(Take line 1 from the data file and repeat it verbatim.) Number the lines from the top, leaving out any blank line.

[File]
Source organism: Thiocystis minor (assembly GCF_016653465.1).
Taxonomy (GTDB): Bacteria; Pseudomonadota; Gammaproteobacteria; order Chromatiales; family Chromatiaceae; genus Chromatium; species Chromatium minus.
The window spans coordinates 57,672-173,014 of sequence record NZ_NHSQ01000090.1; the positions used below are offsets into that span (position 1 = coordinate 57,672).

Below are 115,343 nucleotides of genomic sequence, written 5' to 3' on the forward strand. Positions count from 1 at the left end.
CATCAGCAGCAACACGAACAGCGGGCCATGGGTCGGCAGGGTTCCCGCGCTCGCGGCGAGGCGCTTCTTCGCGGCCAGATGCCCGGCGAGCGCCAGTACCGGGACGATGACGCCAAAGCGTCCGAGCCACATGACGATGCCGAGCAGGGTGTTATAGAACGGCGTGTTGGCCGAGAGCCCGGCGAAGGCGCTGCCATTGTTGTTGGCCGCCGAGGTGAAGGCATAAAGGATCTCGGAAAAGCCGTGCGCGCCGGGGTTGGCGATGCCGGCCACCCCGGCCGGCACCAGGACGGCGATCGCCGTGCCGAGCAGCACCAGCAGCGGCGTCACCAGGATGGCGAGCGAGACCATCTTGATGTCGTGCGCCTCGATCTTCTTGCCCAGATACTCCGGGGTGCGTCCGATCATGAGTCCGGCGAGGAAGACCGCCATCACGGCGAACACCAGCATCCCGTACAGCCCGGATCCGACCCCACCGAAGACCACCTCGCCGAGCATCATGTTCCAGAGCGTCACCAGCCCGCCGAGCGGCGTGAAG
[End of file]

Source organism: Thiocystis minor (assembly GCF_016653465.1).